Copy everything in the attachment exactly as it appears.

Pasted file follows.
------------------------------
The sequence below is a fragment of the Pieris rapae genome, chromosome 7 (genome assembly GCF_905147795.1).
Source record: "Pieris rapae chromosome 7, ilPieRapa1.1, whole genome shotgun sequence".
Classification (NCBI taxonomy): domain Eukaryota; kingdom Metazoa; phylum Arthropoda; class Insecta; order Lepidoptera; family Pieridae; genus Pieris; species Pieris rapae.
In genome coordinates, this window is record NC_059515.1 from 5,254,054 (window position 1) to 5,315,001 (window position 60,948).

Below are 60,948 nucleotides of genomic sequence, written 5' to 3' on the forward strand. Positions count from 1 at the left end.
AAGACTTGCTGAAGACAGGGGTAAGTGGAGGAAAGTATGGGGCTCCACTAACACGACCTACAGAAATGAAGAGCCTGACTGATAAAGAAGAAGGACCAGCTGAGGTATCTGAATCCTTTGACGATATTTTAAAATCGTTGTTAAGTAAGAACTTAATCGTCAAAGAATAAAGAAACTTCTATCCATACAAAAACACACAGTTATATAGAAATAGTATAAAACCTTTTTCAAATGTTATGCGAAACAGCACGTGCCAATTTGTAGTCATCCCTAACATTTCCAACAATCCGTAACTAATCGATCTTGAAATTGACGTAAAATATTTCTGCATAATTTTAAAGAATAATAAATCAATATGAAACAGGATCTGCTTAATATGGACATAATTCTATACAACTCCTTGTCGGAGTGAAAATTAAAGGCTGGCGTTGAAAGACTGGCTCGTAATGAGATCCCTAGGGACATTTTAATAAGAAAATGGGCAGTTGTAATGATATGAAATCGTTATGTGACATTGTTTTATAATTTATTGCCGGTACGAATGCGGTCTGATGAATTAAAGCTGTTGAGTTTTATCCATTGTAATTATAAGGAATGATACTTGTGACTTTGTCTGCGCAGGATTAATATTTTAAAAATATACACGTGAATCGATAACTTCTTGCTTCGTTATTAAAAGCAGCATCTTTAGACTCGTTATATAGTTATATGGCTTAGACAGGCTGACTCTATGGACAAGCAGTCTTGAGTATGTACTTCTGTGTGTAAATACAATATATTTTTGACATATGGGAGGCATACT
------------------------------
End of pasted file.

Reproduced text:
The sequence below is a fragment of the Pieris rapae genome, chromosome 7 (genome assembly GCF_905147795.1).
Source record: "Pieris rapae chromosome 7, ilPieRapa1.1, whole genome shotgun sequence".
Classification (NCBI taxonomy): domain Eukaryota; kingdom Metazoa; phylum Arthropoda; class Insecta; order Lepidoptera; family Pieridae; genus Pieris; species Pieris rapae.
In genome coordinates, this window is record NC_059515.1 from 5,254,054 (window position 1) to 5,315,001 (window position 60,948).

Below are 60,948 nucleotides of genomic sequence, written 5' to 3' on the forward strand. Positions count from 1 at the left end.
AAGACTTGCTGAAGACAGGGGTAAGTGGAGGAAAGTATGGGGCTCCACTAACACGACCTACAGAAATGAAGAGCCTGACTGATAAAGAAGAAGGACCAGCTGAGGTATCTGAATCCTTTGACGATATTTTAAAATCGTTGTTAAGTAAGAACTTAATCGTCAAAGAATAAAGAAACTTCTATCCATACAAAAACACACAGTTATATAGAAATAGTATAAAACCTTTTTCAAATGTTATGCGAAACAGCACGTGCCAATTTGTAGTCATCCCTAACATTTCCAACAATCCGTAACTAATCGATCTTGAAATTGACGTAAAATATTTCTGCATAATTTTAAAGAATAATAAATCAATATGAAACAGGATCTGCTTAATATGGACATAATTCTATACAACTCCTTGTCGGAGTGAAAATTAAAGGCTGGCGTTGAAAGACTGGCTCGTAATGAGATCCCTAGGGACATTTTAATAAGAAAATGGGCAGTTGTAATGATATGAAATCGTTATGTGACATTGTTTTATAATTTATTGCCGGTACGAATGCGGTCTGATGAATTAAAGCTGTTGAGTTTTATCCATTGTAATTATAAGGAATGATACTTGTGACTTTGTCTGCGCAGGATTAATATTTTAAAAATATACACGTGAATCGATAACTTCTTGCTTCGTTATTAAAAGCAGCATCTTTAGACTCGTTATATAGTTATATGGCTTAGACAGGCTGACTCTATGGACAAGCAGTCTTGAGTATGTACTTCTGTGTGTAAATACAATATATTTTTGACATATGGGAGGCATACT